Intel has announced a little bonus for owners of its SSD 320 series of solid-state storage devices: an increase in warranty from three to five years.
While SSDs are generally considered to be more reliable than mechanical hard drives - largely due to the lack of moving parts and the amazing resilience they show if a laptop is dropped or exposed to sudden impacts during reading or writing - manufacturers are hesitant to offer long warranties due to the technology's as-yet unproven long-term nature.
Intel has decided that its latest range of drives, the SSD 320 series, is reliable enough for a warranty boost, however - increasing the limited warranty offered with the drives from three to five years.
While that's good news in and of itself, the company has decided to go one step further: while all new Intel SSD 320s purchased will include the five-year warranty, it is also retroactively applying it to SSD 320 drives already in the market - meaning that if you've purchased one of the drives, you're automatically covered by the extended warranty.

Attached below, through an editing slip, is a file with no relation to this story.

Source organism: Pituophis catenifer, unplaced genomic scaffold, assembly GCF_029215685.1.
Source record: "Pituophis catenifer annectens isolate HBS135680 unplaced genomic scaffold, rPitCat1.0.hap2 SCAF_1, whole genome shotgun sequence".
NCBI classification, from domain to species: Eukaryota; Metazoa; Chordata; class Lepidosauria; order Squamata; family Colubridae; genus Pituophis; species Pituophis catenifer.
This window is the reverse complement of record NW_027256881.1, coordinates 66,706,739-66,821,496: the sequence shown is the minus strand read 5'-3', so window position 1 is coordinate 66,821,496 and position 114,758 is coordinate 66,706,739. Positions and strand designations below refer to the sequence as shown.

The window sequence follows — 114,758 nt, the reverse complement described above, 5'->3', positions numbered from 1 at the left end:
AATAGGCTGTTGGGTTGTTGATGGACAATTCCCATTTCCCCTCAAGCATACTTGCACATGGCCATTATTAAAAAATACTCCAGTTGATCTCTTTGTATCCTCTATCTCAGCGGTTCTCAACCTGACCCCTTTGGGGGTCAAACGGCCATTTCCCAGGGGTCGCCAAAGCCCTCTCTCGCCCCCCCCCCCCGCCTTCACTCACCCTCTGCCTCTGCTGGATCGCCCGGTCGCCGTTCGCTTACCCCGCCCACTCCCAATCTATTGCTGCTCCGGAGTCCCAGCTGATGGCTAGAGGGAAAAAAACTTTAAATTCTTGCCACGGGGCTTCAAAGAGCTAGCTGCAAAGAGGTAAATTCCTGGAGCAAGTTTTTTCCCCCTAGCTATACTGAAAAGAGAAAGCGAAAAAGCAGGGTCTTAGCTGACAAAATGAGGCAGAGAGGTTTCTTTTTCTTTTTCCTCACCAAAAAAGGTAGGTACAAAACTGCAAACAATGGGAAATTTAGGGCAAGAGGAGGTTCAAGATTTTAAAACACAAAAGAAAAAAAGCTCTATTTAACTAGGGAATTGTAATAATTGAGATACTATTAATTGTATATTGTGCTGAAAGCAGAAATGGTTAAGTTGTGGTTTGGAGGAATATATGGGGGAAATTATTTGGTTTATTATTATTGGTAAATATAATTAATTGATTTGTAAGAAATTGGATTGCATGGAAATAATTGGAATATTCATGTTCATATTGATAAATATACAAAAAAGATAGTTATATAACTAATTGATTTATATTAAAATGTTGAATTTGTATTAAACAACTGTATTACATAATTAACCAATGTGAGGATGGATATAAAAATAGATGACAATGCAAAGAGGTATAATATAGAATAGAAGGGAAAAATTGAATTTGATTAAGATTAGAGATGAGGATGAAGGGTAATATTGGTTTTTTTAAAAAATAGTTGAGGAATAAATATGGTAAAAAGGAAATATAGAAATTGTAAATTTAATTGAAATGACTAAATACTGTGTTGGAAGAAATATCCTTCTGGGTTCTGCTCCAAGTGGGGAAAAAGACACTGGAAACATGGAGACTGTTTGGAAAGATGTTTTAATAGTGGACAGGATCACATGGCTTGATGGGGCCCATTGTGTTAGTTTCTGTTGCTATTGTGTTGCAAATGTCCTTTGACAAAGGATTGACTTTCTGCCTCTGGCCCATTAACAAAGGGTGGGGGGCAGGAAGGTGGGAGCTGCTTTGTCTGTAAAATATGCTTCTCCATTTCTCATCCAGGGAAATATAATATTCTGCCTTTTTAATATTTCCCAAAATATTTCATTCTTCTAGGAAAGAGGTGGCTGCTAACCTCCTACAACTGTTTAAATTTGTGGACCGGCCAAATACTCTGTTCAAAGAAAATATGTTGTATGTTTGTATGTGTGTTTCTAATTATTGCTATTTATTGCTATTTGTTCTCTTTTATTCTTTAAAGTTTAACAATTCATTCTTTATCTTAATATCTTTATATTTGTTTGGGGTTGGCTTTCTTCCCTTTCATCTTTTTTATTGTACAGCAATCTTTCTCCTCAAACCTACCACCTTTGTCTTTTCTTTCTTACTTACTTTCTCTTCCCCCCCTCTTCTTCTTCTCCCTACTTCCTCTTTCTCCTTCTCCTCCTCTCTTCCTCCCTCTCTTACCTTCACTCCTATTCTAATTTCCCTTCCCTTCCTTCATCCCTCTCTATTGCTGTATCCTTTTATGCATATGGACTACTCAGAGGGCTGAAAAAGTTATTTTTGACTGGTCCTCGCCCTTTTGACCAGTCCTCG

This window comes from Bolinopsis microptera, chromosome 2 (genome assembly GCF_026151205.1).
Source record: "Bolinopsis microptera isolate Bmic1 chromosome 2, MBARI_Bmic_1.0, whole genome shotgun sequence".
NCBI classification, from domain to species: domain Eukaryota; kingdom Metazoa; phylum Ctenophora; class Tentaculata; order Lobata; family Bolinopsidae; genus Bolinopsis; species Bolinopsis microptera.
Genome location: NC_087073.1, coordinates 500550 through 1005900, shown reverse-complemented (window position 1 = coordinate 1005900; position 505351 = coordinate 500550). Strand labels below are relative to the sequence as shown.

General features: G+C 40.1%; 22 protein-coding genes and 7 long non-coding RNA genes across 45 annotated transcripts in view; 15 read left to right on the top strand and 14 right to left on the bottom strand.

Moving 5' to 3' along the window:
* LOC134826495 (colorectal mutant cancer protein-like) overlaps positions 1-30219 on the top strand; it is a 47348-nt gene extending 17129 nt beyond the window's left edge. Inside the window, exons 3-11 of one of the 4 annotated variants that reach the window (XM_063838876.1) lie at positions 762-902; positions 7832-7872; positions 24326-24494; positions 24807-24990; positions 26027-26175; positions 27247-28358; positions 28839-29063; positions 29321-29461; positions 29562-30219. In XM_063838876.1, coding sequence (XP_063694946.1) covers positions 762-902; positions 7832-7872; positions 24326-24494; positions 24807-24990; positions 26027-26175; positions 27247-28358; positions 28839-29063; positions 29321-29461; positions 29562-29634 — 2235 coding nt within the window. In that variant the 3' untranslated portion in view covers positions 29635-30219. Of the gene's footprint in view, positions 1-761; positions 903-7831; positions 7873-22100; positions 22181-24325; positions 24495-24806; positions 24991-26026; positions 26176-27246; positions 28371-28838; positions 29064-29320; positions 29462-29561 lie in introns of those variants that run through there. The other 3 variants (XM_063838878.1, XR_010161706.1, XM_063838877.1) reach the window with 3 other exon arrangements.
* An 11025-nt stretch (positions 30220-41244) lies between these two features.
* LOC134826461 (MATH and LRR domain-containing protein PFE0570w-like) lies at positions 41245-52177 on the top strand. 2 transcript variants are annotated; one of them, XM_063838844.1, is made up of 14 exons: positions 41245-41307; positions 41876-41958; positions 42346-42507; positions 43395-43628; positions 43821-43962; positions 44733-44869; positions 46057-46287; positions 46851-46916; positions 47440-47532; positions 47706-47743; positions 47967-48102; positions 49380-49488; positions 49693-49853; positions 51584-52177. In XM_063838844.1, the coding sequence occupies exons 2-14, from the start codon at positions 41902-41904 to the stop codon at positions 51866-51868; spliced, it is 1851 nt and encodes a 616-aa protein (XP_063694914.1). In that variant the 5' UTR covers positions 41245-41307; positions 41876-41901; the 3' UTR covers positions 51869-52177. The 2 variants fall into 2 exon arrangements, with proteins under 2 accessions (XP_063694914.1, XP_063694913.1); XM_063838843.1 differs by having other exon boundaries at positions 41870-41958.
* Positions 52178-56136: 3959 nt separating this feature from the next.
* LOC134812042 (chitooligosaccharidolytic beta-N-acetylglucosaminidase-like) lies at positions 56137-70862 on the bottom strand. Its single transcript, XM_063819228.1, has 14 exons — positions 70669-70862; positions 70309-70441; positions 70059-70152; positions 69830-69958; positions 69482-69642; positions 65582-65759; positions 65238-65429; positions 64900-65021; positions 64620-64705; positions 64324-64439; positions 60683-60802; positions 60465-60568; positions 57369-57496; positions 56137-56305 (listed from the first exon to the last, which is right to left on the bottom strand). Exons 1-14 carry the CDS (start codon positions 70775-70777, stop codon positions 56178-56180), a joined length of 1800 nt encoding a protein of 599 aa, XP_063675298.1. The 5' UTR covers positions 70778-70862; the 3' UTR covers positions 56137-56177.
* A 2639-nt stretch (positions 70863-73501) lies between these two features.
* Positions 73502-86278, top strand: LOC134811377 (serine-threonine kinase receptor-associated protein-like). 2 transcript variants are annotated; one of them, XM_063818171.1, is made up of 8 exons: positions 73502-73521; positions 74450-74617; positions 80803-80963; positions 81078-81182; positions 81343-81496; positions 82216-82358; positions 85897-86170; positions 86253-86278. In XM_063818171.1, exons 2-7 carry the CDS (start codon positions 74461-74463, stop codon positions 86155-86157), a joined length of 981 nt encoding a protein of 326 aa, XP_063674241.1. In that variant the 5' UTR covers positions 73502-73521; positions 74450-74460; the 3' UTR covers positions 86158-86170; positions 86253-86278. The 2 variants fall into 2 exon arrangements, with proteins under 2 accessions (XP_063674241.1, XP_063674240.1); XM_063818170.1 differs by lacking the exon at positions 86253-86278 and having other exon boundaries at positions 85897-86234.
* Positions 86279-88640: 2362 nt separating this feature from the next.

Intel's move echoes a growing interest in solid state storage technology in the mainstream of computing, where its high speed and impressive reliability is tempting users away from more traditional magnetic storage drives - but the technology still has a way to go before it becomes the de facto standard, especially in areas of capacity and cost.